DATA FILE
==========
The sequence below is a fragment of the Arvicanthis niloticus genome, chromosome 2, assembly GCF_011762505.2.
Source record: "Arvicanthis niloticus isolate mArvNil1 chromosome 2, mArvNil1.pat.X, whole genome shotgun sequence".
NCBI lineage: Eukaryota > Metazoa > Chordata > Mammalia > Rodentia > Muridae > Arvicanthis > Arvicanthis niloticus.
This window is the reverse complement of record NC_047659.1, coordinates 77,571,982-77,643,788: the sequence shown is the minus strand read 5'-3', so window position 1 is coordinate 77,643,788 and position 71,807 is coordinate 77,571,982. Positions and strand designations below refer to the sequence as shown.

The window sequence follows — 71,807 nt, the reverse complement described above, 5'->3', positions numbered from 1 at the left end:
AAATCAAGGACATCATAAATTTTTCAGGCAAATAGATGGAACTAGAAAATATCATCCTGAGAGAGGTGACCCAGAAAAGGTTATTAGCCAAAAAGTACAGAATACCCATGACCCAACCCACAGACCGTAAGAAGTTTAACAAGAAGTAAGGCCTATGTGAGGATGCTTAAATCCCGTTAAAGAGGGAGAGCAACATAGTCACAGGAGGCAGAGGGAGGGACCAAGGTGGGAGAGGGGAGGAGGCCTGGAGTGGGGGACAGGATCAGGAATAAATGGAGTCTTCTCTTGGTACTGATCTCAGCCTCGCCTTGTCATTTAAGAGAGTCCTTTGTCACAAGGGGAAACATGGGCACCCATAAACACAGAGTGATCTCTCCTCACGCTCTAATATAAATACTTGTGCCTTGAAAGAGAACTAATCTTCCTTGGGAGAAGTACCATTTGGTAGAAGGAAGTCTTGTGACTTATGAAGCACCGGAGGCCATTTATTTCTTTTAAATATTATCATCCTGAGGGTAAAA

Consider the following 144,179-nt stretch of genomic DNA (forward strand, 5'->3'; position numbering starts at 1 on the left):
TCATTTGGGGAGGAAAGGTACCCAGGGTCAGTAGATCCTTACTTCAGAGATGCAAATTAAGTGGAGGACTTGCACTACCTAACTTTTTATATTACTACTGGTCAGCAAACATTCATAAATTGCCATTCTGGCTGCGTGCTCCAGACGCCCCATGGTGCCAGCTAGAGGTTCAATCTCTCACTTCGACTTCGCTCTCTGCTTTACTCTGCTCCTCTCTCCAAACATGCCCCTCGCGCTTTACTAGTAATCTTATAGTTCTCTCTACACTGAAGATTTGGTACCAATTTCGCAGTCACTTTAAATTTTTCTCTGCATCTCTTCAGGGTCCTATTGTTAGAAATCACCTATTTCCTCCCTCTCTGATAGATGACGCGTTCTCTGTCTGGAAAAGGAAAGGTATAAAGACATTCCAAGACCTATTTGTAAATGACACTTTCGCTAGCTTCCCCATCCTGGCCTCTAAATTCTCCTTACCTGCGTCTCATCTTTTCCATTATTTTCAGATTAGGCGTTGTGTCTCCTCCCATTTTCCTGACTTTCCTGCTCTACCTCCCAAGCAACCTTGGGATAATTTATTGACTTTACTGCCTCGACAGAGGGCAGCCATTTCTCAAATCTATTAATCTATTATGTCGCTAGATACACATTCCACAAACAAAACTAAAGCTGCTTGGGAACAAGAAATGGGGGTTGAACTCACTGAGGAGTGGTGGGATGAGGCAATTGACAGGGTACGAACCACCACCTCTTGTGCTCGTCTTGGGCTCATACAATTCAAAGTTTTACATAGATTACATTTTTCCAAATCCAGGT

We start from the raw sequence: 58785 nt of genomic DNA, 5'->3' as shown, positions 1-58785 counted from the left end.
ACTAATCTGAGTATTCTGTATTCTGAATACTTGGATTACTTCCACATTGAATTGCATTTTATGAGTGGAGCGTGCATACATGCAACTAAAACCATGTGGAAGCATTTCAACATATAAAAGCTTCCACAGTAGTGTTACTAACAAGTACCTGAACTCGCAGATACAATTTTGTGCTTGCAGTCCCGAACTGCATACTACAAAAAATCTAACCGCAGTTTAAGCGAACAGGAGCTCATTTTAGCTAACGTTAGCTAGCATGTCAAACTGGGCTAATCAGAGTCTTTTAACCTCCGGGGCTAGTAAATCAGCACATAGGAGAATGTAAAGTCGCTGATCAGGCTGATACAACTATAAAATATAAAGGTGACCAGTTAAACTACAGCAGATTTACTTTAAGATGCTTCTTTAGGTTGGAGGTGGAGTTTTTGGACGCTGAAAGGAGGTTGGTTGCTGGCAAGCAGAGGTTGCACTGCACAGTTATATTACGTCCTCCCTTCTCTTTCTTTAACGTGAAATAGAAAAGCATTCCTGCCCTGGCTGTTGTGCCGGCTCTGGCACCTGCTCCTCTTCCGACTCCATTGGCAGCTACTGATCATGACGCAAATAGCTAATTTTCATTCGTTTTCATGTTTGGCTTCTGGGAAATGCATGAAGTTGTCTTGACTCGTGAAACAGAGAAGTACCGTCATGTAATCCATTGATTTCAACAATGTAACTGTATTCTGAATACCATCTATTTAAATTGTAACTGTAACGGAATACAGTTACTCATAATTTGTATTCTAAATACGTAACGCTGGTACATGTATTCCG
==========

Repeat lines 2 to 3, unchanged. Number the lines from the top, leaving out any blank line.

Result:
Source record: "Arvicanthis niloticus isolate mArvNil1 chromosome 2, mArvNil1.pat.X, whole genome shotgun sequence".
NCBI lineage: Eukaryota > Metazoa > Chordata > Mammalia > Rodentia > Muridae > Arvicanthis > Arvicanthis niloticus.